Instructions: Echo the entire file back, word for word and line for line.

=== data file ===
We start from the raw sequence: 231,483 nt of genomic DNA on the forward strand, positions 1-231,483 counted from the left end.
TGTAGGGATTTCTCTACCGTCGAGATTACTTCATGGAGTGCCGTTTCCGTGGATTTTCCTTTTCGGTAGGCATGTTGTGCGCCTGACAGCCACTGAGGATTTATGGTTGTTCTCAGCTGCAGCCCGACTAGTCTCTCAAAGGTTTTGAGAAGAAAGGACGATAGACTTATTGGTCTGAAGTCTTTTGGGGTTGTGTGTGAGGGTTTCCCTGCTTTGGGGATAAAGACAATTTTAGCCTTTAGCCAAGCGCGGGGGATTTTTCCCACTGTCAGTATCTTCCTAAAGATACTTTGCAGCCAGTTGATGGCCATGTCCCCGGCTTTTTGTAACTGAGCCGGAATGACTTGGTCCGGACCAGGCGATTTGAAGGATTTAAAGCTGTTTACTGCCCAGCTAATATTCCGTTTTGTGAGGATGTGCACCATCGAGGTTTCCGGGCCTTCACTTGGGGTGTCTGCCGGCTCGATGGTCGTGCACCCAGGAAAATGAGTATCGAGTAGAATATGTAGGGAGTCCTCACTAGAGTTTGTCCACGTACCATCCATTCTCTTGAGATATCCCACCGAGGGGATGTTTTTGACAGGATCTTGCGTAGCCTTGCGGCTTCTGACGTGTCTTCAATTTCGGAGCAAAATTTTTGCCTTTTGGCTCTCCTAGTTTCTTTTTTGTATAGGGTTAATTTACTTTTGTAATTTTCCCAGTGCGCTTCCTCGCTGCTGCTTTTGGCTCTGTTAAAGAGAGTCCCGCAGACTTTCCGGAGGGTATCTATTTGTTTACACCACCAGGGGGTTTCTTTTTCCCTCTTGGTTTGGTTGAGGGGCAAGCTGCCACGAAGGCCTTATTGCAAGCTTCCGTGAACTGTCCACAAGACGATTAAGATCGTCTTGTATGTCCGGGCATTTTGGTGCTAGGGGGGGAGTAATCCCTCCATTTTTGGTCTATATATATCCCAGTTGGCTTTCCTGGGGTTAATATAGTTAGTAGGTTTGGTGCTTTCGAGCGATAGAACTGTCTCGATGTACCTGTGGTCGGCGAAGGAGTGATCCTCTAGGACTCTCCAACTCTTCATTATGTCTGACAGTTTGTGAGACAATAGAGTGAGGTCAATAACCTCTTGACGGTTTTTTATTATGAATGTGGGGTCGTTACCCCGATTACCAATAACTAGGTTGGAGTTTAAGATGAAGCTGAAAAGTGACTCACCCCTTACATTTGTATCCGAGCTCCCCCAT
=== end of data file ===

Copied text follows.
We start from the raw sequence: 231,483 nt of genomic DNA on the forward strand, positions 1-231,483 counted from the left end.
TGTAGGGATTTCTCTACCGTCGAGATTACTTCATGGAGTGCCGTTTCCGTGGATTTTCCTTTTCGGTAGGCATGTTGTGCGCCTGACAGCCACTGAGGATTTATGGTTGTTCTCAGCTGCAGCCCGACTAGTCTCTCAAAGGTTTTGAGAAGAAAGGACGATAGACTTATTGGTCTGAAGTCTTTTGGGGTTGTGTGTGAGGGTTTCCCTGCTTTGGGGATAAAGACAATTTTAGCCTTTAGCCAAGCGCGGGGGATTTTTCCCACTGTCAGTATCTTCCTAAAGATACTTTGCAGCCAGTTGATGGCCATGTCCCCGGCTTTTTGTAACTGAGCCGGAATGACTTGGTCCGGACCAGGCGATTTGAAGGATTTAAAGCTGTTTACTGCCCAGCTAATATTCCGTTTTGTGAGGATGTGCACCATCGAGGTTTCCGGGCCTTCACTTGGGGTGTCTGCCGGCTCGATGGTCGTGCACCCAGGAAAATGAGTATCGAGTAGAATATGTAGGGAGTCCTCACTAGAGTTTGTCCACGTACCATCCATTCTCTTGAGATATCCCACCGAGGGGATGTTTTTGACAGGATCTTGCGTAGCCTTGCGGCTTCTGACGTGTCTTCAATTTCGGAGCAAAATTTTTGCCTTTTGGCTCTCCTAGTTTCTTTTTTGTATAGGGTTAATTTACTTTTGTAATTTTCCCAGTGCGCTTCCTCGCTGCTGCTTTTGGCTCTGTTAAAGAGAGTCCCGCAGACTTTCCGGAGGGTATCTATTTGTTTACACCACCAGGGGGTTTCTTTTTCCCTCTTGGTTTGGTTGAGGGGCAAGCTGCCACGAAGGCCTTATTGCAAGCTTCCGTGAACTGTCCACAAGACGATTAAGATCGTCTTGTATGTCCGGGCATTTTGGTGCTAGGGGGGGAGTAATCCCTCCATTTTTGGTCTATATATATCCCAGTTGGCTTTCCTGGGGTTAATATAGTTAGTAGGTTTGGTGCTTTCGAGCGATAGAACTGTCTCGATGTACCTGTGGTCGGCGAAGGAGTGATCCTCTAGGACTCTCCAACTCTTCATTATGTCTGACAGTTTGTGAGACAATAGAGTGAGGTCAATAACCTCTTGACGGTTTTTTATTATGAATGTGGGGTCGTTACCCCGATTACCAATAACTAGGTTGGAGTTTAAGATGAAGCTGAAAAGTGACTCACCCCTTACATTTGTATCCGAGCTCCCCCAT